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Cnidoglanis macrocephalus facts for kids

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Estuary cobbler
Estuary Catfish-Cnidoglanis macrocephalus.JPG
Conservation status
Scientific classification
Genus:
Cnidoglanis
Species:
macrocephalus
Synonyms
  • Plotosus macrocephalus
    Valenciennes, in Cuvier & Valenciennes, 1840
  • Plotosus megastomus
    Richardson, 1845
  • Choeroplotosus decemfilis
    Kner, 1867
  • Cnidoglanis bostockii
    Castelnau, 1873
  • Neoplotosus waterhousii
    Castelnau, 1875
  • Ostophycephalus duriceps
    Ogilby, 1899

Cnidoglanis macrocephalus is a species of catfish (order Siluriformes) of the family Plotosidae, and is the only species of the genus Cnidoglanis. It is commonly known as the cobbler, estuary cobbler, deteira, estuary catfish, South Australian catfish, or Swan River catfish.

Distribution

The cobbler is found from Main Beach, Queensland to Jervis Bay, New South Wales, and Kingston SE, South Australia to Houtman Abrolhos Islands, Western Australia and Duck River, Tasmania, in near-shore and reef habitats.

Description

Like other eeltail catfish, the cobbler resembles a catfish in front, but an eel behind. It can grow up to 91.0 centimetres (35.6 in) SL, 2,500 grams (5.5 lb). They may live up to 13 years. The dorsal and pectoral fins have sharp, venomous spines that can inflict painful wounds.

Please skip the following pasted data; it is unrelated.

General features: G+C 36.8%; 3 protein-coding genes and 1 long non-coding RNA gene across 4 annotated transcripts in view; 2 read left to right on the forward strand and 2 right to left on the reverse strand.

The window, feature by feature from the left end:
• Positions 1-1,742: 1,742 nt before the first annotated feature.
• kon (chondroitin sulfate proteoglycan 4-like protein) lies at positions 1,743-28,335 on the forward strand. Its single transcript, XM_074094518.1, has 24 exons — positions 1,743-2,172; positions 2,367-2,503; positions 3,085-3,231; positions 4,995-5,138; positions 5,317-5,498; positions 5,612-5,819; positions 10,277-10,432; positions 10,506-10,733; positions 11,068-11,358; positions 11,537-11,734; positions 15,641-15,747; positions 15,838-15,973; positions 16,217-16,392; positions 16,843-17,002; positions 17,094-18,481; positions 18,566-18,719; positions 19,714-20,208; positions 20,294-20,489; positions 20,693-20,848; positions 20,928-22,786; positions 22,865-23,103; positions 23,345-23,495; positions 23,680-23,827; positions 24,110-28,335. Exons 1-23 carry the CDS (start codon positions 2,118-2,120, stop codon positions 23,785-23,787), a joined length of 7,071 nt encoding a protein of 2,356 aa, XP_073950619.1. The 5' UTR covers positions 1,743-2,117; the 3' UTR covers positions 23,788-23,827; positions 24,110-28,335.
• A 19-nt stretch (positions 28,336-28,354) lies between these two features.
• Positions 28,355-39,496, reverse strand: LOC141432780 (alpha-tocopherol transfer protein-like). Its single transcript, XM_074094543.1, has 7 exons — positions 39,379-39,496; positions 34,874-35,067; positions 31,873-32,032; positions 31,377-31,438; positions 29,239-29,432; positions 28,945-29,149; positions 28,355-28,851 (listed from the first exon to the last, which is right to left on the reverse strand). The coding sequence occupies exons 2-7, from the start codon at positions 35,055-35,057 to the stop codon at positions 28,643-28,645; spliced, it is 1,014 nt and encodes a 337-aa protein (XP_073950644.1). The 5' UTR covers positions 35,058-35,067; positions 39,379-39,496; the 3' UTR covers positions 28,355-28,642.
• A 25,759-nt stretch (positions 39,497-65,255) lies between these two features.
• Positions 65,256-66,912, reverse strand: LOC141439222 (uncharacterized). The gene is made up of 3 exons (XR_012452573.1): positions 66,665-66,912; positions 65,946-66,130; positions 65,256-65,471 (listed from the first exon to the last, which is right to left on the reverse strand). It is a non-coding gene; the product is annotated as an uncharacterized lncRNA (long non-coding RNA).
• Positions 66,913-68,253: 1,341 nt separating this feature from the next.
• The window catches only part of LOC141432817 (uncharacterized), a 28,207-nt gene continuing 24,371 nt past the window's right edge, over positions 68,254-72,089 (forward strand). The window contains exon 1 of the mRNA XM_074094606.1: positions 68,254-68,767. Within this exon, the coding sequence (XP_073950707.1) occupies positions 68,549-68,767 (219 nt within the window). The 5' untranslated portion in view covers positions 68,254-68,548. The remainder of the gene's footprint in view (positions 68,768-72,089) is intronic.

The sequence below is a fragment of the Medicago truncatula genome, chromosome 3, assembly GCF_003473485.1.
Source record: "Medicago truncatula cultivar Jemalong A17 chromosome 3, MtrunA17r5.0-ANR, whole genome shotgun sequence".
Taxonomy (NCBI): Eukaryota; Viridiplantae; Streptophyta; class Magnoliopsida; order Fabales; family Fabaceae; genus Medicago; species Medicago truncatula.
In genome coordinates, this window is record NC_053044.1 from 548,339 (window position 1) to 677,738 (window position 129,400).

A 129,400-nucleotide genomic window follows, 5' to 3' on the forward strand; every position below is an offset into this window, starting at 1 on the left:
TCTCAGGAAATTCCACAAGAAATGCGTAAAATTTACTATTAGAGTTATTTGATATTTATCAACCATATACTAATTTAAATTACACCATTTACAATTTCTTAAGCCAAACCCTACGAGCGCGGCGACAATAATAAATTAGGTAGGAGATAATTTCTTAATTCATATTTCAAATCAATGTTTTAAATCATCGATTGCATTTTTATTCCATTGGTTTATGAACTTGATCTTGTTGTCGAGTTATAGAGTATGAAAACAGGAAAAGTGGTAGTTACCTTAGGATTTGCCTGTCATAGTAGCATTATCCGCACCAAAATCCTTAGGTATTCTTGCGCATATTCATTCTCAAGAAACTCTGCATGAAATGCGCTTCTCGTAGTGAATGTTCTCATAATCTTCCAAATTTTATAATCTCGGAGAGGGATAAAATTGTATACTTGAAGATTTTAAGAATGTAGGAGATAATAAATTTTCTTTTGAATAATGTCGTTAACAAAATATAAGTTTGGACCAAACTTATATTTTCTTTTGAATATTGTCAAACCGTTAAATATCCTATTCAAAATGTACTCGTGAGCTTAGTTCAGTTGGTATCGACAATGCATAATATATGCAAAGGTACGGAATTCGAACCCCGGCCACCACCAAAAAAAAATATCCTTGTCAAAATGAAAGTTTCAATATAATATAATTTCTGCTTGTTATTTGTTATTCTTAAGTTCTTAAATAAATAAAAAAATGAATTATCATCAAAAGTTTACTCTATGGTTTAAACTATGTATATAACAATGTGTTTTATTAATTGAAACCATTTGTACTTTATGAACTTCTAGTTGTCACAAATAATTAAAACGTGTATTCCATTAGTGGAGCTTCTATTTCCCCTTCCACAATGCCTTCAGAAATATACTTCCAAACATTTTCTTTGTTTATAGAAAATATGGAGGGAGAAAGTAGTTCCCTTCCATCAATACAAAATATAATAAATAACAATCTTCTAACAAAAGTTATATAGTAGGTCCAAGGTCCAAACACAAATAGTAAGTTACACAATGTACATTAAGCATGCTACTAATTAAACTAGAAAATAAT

Treatment

Treatment of injuries by submersion of the wound in hot water is suggested though the role of heat in denaturation of toxins is debated.

However, despite this study, hot water immersion is still the recommended first aid treatment for envenomation.

Ecology

The estuary cobbler is an inshore marine species which lives in shallow bays and sandy inlets near river mouths. It is found most frequently over sand, rocks, and weeds in the clear to turbid waters. By day, the estuary cobbler is most often found in holes and on ledges in banks. Estuary cobblers stay in holes and under ledges during the day, then come out at night to feed. They are opportunistic feeders, primarily feed on molluscs (bivalves and gastropods), crustaceans (prawns and amphipods), polychaete worms, algae, and organic debris. Juveniles eat more crustaceans, often from among drifting macrophytic algae, while adults feed mainly on molluscs and polychaetes. They are prey to birds such as cormorants and pelicans.

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